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Zegrahm Expeditions Travel Resources

Welcome to the Zegrahm Expeditions resources page! Here you will find inspiration for your next adventure and information from your last adventure, produced by our field leaders, Seattle office staff, and contributing writers. From blog posts and field reports (daily recaps of a past expeditions with images) to photo galleries and videos, explore your world from our perspective.

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Treasures of Japan with South Korea
April 30, 2018
Blog Post

A look into the rich culture of Japan and South Korea

If you have any interest in culture or history, Japan is a truly fascinating destination to visit. This island nation holds on tightly to its ancient traditions, yet still manages to keep up (and often lead the way) with modern advances in technology and fashion.

From its vibrant cities to its sacred shrines and temples, Japan harmoniously blends the old with the new....

Sapporo, Japan
October 19, 2017
Blog Post

Sake may be Japan’s national drink, but locals left the rice wine behind long ago in favor of an ice-cold brew. Although Japanese beer consumption has been on the decline in the last few years—as modern tastes migrate to grape wines, whiskeys, and crafted cocktails—beer still accounts for more than half of the alcoholic beverages consumed in the country.

Beer’s dominance of the Japanese market begins with the island-nation’s oldest brand, Sapporo. Brewed in its...

Lake Toya, Japan
June 7, 2017
Blog Post

Each evening between May and October, colorful pyrotechnics illuminate the skies over Lake Toya, as hundreds of fireworks are set off from boats on the still waters. The spectacular event attracts hundreds of thousands of visitors annually to the scenic lake, which lends its name to the surrounding Shikotsu-Toya National Park on Japan’s northernmost main island, Hokkaido.

Yet at numerous points in history, a different kind of fireworks have reflected off Lake Toya...

Japanese Sushi
December 14, 2016
Blog Post

Mark Brazil developed his fascination with the natural world, especially birds and mammals, during his boyhood in the landlocked English county of Worcestershire. He pursued academic interests in biology during studies in England and Scotland, while exploring the coasts and mountains of Britain in search of birds. Mark earned his PhD from Stirling University,...

Japanese Sushi
October 16, 2018
Blog Post

A teacher and writer, Kim Jane Saunders is a graduate of international politics and history, and holds a master's degree in education. She has lived in Hong Kong and Indonesia, and has traveled extensively throughout East and Southeast Asia. Currently living in Singapore, Kim acts as lecturer and consultant on issues relating to contemporary Asian culture. 

The Philippines, Taiwan, and Japan can seem as though they’re worlds apart from each other. Filipinos are...

Children's Peace Monument, Hiroshima
May 29, 2015
Blog Post

Back in 1915, Hiroshima’s governing assembly opened an exhibition hall along the eastern banks of the Motoyasu River. The three-story brick building—crowned by a copper-covered dome that stood some 80 feet high—was used to highlight the prefecture’s various commercial enterprises. Just 30 years later, the Hiroshima Prefectural Industrial Promotion Hall would encapsulate something far more nefarious.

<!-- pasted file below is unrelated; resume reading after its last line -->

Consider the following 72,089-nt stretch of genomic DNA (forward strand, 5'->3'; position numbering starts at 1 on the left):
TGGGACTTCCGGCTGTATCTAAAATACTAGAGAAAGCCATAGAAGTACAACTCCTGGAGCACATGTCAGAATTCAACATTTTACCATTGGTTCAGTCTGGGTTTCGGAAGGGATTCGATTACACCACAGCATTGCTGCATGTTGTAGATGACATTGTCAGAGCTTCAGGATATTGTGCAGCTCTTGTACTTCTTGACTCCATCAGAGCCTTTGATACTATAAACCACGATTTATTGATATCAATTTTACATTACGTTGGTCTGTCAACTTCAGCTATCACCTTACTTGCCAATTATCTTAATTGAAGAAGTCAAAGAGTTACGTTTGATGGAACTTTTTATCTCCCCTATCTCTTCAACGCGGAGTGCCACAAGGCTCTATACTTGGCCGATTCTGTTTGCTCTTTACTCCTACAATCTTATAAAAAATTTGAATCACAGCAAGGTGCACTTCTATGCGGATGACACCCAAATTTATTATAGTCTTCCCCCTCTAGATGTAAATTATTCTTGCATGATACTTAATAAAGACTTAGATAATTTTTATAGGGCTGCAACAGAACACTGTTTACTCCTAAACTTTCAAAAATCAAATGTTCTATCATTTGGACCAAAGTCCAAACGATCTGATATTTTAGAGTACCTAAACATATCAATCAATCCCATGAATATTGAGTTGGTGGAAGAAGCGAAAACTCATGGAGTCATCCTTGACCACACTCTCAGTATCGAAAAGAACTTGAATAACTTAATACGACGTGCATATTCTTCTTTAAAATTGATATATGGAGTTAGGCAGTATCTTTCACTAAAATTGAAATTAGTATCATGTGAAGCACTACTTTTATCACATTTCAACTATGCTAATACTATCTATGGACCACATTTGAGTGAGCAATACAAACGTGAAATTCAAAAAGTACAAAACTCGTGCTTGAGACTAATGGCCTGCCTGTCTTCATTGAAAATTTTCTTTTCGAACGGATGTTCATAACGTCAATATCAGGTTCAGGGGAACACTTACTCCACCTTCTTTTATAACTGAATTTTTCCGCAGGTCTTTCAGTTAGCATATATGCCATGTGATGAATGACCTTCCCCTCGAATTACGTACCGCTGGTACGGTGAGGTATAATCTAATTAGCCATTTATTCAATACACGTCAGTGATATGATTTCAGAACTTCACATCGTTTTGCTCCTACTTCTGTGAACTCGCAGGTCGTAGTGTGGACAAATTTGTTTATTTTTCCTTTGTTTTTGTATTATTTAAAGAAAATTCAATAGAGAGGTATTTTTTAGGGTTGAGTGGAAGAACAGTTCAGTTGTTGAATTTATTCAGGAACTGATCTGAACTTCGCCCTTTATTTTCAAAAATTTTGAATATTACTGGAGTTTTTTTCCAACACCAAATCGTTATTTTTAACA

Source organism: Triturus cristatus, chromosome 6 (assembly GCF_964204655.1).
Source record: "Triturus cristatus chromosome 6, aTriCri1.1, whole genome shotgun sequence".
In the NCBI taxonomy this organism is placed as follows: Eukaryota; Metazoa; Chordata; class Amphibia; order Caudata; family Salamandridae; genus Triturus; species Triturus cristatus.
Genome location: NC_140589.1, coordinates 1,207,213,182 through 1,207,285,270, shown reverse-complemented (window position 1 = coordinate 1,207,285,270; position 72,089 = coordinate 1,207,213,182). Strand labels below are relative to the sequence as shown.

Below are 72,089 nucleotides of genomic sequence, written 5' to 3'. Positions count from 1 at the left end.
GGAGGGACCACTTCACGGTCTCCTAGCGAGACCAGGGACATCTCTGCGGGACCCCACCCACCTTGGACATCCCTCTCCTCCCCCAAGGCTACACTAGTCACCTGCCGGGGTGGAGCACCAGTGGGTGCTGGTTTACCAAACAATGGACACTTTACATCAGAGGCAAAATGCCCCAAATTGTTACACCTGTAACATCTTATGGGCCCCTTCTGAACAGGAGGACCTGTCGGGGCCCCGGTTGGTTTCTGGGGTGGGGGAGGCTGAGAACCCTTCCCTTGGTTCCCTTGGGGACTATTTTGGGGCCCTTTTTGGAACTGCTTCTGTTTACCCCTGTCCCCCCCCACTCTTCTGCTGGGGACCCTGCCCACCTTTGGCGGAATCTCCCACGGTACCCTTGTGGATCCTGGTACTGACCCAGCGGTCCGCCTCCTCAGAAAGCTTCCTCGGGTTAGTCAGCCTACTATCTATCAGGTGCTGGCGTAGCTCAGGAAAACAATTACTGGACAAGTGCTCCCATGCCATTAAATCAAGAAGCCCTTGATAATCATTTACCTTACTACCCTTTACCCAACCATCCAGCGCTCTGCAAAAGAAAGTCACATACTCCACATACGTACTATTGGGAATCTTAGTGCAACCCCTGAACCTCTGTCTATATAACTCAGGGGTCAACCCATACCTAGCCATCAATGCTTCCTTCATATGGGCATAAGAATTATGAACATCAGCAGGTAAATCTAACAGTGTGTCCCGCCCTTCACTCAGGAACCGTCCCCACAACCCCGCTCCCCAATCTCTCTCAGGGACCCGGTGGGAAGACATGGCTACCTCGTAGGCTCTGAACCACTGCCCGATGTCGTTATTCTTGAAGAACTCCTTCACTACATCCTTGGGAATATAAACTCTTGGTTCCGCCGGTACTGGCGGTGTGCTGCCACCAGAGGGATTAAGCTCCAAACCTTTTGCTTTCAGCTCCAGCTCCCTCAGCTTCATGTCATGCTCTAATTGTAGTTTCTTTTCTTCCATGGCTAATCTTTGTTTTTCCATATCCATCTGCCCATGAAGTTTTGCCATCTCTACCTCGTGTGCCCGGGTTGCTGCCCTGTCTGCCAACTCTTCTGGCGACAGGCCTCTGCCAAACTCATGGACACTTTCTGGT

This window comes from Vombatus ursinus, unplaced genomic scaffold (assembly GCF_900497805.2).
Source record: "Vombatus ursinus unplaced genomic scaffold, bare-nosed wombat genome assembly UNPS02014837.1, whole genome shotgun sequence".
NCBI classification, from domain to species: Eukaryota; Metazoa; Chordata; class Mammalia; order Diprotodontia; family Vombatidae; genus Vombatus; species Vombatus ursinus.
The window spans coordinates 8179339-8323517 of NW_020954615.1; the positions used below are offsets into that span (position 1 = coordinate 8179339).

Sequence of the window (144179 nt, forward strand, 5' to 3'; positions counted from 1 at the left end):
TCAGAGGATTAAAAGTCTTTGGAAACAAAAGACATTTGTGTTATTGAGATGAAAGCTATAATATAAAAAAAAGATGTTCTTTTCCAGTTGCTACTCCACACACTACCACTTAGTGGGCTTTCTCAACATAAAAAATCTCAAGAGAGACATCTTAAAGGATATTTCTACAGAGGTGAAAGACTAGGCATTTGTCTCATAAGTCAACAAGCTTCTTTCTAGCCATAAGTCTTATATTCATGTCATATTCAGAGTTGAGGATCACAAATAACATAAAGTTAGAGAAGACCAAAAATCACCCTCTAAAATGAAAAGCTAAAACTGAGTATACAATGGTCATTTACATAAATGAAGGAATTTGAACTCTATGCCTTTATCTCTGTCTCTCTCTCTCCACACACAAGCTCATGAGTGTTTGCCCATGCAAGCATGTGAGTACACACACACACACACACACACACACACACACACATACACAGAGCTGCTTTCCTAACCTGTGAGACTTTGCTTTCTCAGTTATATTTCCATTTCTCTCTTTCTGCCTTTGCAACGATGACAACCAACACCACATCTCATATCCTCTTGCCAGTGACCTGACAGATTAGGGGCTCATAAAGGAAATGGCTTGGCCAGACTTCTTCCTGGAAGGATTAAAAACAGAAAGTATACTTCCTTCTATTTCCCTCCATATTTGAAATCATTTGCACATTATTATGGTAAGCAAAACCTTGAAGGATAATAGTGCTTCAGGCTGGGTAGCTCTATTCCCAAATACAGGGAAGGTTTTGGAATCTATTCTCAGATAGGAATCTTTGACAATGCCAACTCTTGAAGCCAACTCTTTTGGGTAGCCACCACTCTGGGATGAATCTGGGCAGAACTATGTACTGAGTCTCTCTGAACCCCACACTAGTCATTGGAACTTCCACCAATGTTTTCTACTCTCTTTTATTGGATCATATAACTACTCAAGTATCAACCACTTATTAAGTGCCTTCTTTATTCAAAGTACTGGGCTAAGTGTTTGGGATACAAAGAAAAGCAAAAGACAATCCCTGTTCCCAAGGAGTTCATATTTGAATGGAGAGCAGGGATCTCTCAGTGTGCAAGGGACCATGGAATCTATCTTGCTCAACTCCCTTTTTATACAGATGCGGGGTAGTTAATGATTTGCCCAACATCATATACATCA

At 8:15AM on August 6, 1945, a B-29 Superfortress aircraft named the Enola Gay...

April 25, 2015
Blog Post

For 25 years, we have been taking inquisitve travelers to the ends of the earth; in 2016, our trend continues. We're offering 35 unique adventures next year, 11 of which are brand-new itineraries! We think our line-up will inspire even the most well-traveled explorers; take a look at our new expeditions below and contact us at or 206.285.4000, for any questions or to book today.


Yakushima Island
July 20, 2003
Blog Post

I have always enjoyed traveling in Japan. The serene countryside and gardens; castles and temples with rich, deep histories; and most importantly, the attention to detail and order translated into the architecture reflecting the forces of nature and spirit, the precise, eloquent poetry, the flowing and graceful movements of their artisans, and the delicate sumptuousness of Japanese cuisine, have always held great appeal for me. Yet, until this past April, I had never ventured south of the...

Treasures of Japan
January 20, 2004
Blog Post

When I arrived to live in Kyoto 12 years ago, I had my mind set on discovering the "real Japan." The first thing I did was invest in a good set of regional maps and begin charting my excursions. Ever since, as a travel writer, photographer, and expedition leader, I've been canvassing the country from top to bottom, from tracing the poet Basho's footprints through the "deep north" right down to the steps of Buddhist monk Kukai around Shikoku's ancient 88 Temple Pilgrimage.

Whether by...

Children's Peace Monument, Hiroshima
May 1, 2010
Blog Post

April 26 - Miyajima/Hiroshima: Our day was a mix of emotions: The morning dawned bright and hopeful off the coast near to the sacred town of Miyajima, but fated to be a day of such stark and brutal extremities of experience.

From the holy shrines of the Lord Buddha and Shintoism, where silence reigned golden and serenity was the eternal paradigm beyond the legendary seabound Torri Gate, the veritable symbol of ancient Japan, we moved to the Hiroshima Peace Memorial...

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